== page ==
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Klaus Wälde

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Klaus Wälde (born 1966) is a German economist and Professor of Economics at the Johannes-Gutenberg University Mainz.[1] He is also an extramural fellow at the Université catholique de Louvain and a fellow of the CESifo network. Previously, he was Professor of Economics at the Universities of Dresden, Würzburg and Glasgow. He also worked for the World Bank and for the European Commission.[2]

He published on macroeconomics and economic theory, on labour market research and the analysis of the role of emotions in decision making.[3] His evaluations (with Andey Launov) of Hartz III and Hartz IV received quite some interest from the public.[4][5][6] He is also supportive of the role of trade unions in society.[7][8][9] He teaches in the "Dynamic Aspects of Stress at Work" graduate school[10] at the Johannes-Gutenberg University Mainz. This is an interdisciplinary graduate school of psychologists and economists.

As of March 2020 he contributed to the analysis of COVID-19 dynamics in Germany. Applying methods from labour market theory (continuous time Markov chains) to epidemiology, he developed new versions of the SIR model to predict the evolution of COVID-19 in Germany (GER, CESifo Econ Studies). This received a lot of attention in the media. Earlier analyses also discussed in his Corona-Blog focused on flattening the curve or on the effects of public health measures.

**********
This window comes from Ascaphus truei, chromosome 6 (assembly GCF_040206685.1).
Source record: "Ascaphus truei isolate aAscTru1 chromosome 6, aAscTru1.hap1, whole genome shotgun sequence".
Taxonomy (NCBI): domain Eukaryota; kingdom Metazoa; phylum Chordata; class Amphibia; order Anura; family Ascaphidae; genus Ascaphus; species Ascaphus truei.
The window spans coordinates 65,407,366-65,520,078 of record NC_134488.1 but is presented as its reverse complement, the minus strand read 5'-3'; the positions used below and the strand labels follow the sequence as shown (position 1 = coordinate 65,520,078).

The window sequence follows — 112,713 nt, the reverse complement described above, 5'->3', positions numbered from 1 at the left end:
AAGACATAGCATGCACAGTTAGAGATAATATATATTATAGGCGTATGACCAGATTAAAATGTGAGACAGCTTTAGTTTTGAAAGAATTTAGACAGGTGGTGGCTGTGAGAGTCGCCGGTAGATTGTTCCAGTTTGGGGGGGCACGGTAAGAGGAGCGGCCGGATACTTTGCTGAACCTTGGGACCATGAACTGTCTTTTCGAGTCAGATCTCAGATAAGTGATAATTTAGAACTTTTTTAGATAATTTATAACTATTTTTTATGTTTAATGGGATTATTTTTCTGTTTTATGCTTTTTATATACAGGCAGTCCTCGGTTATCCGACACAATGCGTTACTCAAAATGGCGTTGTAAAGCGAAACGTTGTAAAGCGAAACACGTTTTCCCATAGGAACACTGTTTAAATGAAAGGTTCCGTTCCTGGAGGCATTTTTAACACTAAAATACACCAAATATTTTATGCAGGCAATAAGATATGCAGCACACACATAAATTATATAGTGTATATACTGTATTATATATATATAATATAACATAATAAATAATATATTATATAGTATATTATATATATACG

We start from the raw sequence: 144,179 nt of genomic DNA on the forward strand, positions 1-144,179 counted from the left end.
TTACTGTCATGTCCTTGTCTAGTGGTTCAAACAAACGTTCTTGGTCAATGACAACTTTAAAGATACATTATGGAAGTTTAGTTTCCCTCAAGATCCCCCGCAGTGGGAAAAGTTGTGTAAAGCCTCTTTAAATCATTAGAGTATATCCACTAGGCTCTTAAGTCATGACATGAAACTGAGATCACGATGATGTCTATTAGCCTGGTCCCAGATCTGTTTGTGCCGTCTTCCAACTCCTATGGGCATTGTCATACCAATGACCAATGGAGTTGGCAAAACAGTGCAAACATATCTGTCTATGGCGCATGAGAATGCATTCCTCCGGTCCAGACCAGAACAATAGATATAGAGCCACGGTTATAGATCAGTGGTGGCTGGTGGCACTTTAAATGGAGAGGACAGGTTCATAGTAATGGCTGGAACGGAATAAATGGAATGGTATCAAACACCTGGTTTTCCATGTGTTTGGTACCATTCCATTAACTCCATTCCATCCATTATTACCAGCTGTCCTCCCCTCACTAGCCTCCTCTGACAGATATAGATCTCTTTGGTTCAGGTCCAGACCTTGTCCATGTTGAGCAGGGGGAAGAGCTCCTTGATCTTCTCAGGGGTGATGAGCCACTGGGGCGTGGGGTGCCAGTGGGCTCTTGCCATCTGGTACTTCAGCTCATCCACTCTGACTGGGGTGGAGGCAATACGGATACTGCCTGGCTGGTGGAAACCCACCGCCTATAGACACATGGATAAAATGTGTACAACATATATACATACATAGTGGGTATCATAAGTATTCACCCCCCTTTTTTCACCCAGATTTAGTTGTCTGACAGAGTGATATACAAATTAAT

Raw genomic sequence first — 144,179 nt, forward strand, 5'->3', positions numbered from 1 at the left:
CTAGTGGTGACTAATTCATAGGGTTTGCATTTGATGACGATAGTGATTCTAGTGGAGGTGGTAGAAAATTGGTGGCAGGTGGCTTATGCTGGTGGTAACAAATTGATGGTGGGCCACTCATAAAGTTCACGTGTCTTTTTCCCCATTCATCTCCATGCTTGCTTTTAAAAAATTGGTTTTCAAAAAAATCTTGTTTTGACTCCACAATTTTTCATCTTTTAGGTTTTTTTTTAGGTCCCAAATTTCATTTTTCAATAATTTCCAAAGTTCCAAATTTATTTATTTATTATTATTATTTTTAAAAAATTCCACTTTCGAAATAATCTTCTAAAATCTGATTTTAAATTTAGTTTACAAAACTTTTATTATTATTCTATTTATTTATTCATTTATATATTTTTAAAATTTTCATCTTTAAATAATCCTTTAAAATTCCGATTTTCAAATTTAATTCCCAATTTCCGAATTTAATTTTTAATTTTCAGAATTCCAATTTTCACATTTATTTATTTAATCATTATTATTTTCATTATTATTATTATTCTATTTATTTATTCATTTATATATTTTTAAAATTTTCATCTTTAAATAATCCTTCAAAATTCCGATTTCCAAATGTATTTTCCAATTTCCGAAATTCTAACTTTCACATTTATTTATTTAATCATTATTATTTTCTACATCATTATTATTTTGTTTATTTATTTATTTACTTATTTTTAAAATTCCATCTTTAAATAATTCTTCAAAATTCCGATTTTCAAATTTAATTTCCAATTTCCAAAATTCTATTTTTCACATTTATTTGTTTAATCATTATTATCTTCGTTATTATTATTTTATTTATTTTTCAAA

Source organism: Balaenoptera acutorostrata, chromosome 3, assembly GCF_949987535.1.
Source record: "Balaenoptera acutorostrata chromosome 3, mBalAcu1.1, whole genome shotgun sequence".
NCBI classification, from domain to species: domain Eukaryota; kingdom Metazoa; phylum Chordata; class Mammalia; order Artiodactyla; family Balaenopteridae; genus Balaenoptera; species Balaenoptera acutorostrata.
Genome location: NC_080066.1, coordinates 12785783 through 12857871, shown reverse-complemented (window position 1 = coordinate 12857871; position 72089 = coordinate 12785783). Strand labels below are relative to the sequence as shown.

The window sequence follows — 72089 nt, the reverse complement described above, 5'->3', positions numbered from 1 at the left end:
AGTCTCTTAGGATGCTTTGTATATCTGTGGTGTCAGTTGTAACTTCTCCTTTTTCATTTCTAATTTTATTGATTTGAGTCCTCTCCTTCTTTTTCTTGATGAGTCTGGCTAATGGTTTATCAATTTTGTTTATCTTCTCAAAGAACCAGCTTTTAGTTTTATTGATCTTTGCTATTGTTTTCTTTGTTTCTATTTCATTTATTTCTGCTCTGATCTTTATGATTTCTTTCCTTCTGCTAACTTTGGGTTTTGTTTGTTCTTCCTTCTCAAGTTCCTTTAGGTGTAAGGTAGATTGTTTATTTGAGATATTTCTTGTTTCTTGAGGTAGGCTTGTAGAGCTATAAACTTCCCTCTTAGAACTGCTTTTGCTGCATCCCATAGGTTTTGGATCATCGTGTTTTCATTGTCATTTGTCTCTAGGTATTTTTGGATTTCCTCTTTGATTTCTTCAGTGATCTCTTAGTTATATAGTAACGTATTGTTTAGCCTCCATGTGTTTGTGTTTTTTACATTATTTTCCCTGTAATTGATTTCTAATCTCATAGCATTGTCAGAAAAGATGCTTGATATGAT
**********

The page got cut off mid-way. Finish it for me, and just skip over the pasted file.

Media responses were strongest for the mask-study. Examples include Tagesschau, ARD Morgenmagazin  (ARD Mediathek), Die Zeit, a page 1 news on The Times or De Volkskrant. The published version of the mask-study is among the most noticed scientific articles according to Altmetric.

His most known textbook is titled Applied Intertemporal Optimization, and is a frequently downloaded economics textbook.[11]

Klaus Wälde held a research professorship at the Gutenberg Research College from 2009 to 2014.[12]


  1. ^ "Chair of Macroeconomics, Johannes Gutenberg-University". Macro.economics.uni-mainz.de. Retrieved 2015-09-23.
  2. ^ "Klaus Wälde CV". Waelde.com. Retrieved 2015-09-23.
  3. ^ "Center for Emotional Economics". Emotional.economics.uni-mainz.de. Retrieved 2015-09-23.
  4. ^ "e! Science News". Esciencenews.com. Retrieved 2015-09-23.
  5. ^ "Frankfurter Rundschau". Fr-online.de. Retrieved 2015-09-23.
  6. ^ "Berliner Zeitung". Berliner-zeitung.de. Retrieved 2015-09-23.
  7. ^ "Royal Economic Society". Res.org.uk. Retrieved 2015-09-23.
  8. ^ "Gegenblende". Gegenblende.de. Retrieved 2015-09-23.
  9. ^ "LSE". Blogs.lse.ac.uk. 30 October 2012. Retrieved 2015-09-23.
  10. ^ "DAS GK". Sress.uni-mainz.de. Retrieved 2015-09-23.
  11. ^ "LogEc". Logec.repec.org. Retrieved 2015-09-23.
  12. ^ "GFK". Gfk.uni-mainz.de. Retrieved 2015-10-02.